ST. LOUIS – The world is rapidly becoming more urban and coastal cities are growing even more quickly. So, what is the impact on marine ecosystems? One study found a surprising result that has some bite.

A new study out of the University of Miami says sharks are not getting scared away from packed beaches.

“I thought this study was interesting to them not reacting or swimming away from crowds,” said Tami Brown, the executive director of the Saint Louis Aquarium. “So, I think that’s a new layer for all of us to be aware of as we enjoy those beach vacations.”

Scientists tracked hammerheads, bull sharks, and nurse sharks off the Miami, Florida, coast. They expected the predators to avoid the noisy, densely populated coastline. But they found the opposite: sharks spending plenty of time close to shore.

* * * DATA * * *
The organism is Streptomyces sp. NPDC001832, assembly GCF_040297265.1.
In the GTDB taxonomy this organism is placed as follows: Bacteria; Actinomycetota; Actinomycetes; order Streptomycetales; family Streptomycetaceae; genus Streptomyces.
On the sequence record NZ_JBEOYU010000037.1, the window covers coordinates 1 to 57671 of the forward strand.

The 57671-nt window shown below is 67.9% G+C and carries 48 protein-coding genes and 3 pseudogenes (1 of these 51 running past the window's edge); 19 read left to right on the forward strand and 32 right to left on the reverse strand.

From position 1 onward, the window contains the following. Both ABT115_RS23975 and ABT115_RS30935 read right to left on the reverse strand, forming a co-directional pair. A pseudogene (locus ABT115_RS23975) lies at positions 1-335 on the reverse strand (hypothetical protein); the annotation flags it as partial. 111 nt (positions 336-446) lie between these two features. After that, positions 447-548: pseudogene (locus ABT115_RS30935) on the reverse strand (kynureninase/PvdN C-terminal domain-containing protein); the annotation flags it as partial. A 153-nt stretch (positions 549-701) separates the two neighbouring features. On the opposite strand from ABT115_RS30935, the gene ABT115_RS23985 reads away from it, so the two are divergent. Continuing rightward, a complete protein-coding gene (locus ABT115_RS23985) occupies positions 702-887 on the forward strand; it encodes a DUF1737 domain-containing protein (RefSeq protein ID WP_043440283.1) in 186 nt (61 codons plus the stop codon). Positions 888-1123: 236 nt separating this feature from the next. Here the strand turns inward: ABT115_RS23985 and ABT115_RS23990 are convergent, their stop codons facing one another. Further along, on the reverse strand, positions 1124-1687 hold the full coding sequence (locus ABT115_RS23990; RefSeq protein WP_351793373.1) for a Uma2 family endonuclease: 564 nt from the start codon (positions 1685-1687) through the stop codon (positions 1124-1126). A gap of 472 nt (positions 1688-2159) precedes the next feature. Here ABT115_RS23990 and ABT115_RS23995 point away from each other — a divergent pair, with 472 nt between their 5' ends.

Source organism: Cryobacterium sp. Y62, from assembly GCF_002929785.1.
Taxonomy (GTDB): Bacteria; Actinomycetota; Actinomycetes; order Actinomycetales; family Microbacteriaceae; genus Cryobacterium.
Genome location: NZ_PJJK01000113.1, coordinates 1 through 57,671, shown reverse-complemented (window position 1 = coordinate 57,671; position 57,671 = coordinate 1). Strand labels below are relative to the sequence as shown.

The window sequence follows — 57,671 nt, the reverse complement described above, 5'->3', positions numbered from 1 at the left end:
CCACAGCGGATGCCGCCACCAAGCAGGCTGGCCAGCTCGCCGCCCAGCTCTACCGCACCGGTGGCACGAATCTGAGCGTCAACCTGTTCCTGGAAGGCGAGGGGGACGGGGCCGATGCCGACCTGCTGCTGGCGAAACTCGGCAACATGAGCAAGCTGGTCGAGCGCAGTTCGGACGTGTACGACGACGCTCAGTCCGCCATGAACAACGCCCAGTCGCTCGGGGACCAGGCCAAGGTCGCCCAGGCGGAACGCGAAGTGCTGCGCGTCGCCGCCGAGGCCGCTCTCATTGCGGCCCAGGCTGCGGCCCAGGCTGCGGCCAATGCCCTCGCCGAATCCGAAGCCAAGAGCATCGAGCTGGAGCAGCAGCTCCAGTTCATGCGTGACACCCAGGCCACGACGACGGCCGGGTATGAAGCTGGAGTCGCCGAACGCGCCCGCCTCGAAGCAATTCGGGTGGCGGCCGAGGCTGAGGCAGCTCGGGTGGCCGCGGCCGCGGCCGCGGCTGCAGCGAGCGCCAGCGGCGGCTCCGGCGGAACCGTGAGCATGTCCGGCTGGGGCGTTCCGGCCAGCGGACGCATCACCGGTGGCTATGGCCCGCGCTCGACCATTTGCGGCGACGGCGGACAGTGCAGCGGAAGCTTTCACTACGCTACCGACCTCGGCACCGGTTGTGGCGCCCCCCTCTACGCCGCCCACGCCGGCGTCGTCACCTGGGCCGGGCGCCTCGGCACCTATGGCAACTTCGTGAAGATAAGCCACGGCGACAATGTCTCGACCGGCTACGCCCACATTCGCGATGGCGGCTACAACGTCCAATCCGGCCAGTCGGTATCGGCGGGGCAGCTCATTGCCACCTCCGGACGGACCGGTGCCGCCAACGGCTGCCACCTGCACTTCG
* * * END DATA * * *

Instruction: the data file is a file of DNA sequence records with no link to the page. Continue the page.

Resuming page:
“I think they’ve started to adapt to humans being in their habitats,” said Brown. “And it doesn’t scare them quite as much.”

The study speculates it may have something to do with fish carcasses discarded by local fishermen and an aquarium.

“Sharks are opportunistic feeders. They don’t really want to spend all that energy to hunt,” said Brown.”

So, yes, if you are headed to the beach, you might see a shark.

“You will see the fin. You will see some feeding behavior. Dawn and dusk are particularly active times for a shark. And, so, you just have to be aware,” said Brown.

But don’t panic.

“The chances of being killed by a shark are less than being killed by a cow,” Brown explained. “I think people have built up a natural fear of these sharks, and they are certainly predators, but we are not a natural food source for a shark. They are not going to naturally want to hunt people.”

The study was published in the journal Marine Ecology Progress Series.